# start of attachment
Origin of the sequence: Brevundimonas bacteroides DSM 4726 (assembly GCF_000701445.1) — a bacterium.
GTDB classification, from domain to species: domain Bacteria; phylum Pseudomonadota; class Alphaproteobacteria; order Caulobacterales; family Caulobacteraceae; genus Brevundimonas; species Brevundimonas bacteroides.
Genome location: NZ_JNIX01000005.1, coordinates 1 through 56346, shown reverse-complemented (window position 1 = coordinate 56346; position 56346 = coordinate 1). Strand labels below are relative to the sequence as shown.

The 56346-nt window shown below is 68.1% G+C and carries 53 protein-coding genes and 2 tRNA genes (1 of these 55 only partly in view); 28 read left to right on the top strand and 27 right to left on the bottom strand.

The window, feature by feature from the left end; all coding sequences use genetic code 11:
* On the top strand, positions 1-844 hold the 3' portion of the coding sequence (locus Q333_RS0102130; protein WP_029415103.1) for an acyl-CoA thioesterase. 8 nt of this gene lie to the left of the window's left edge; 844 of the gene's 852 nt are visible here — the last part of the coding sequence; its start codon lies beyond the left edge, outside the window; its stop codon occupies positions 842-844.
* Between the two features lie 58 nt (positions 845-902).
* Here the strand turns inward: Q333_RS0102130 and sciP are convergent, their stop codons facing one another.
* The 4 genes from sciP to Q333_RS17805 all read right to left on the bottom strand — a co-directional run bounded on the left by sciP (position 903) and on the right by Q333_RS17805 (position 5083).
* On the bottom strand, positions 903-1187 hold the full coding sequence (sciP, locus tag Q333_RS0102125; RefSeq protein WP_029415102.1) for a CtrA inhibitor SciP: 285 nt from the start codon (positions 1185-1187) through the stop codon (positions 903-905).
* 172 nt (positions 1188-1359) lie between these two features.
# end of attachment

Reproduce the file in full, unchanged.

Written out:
Origin of the sequence: Brevundimonas bacteroides DSM 4726 (assembly GCF_000701445.1) — a bacterium.
GTDB classification, from domain to species: domain Bacteria; phylum Pseudomonadota; class Alphaproteobacteria; order Caulobacterales; family Caulobacteraceae; genus Brevundimonas; species Brevundimonas bacteroides.
Genome location: NZ_JNIX01000005.1, coordinates 1 through 56346, shown reverse-complemented (window position 1 = coordinate 56346; position 56346 = coordinate 1). Strand labels below are relative to the sequence as shown.

The 56346-nt window shown below is 68.1% G+C and carries 53 protein-coding genes and 2 tRNA genes (1 of these 55 only partly in view); 28 read left to right on the top strand and 27 right to left on the bottom strand.

The window, feature by feature from the left end; all coding sequences use genetic code 11:
* On the top strand, positions 1-844 hold the 3' portion of the coding sequence (locus Q333_RS0102130; protein WP_029415103.1) for an acyl-CoA thioesterase. 8 nt of this gene lie to the left of the window's left edge; 844 of the gene's 852 nt are visible here — the last part of the coding sequence; its start codon lies beyond the left edge, outside the window; its stop codon occupies positions 842-844.
* Between the two features lie 58 nt (positions 845-902).
* Here the strand turns inward: Q333_RS0102130 and sciP are convergent, their stop codons facing one another.
* The 4 genes from sciP to Q333_RS17805 all read right to left on the bottom strand — a co-directional run bounded on the left by sciP (position 903) and on the right by Q333_RS17805 (position 5083).
* On the bottom strand, positions 903-1187 hold the full coding sequence (sciP, locus tag Q333_RS0102125; RefSeq protein WP_029415102.1) for a CtrA inhibitor SciP: 285 nt from the start codon (positions 1185-1187) through the stop codon (positions 903-905).
* 172 nt (positions 1188-1359) lie between these two features.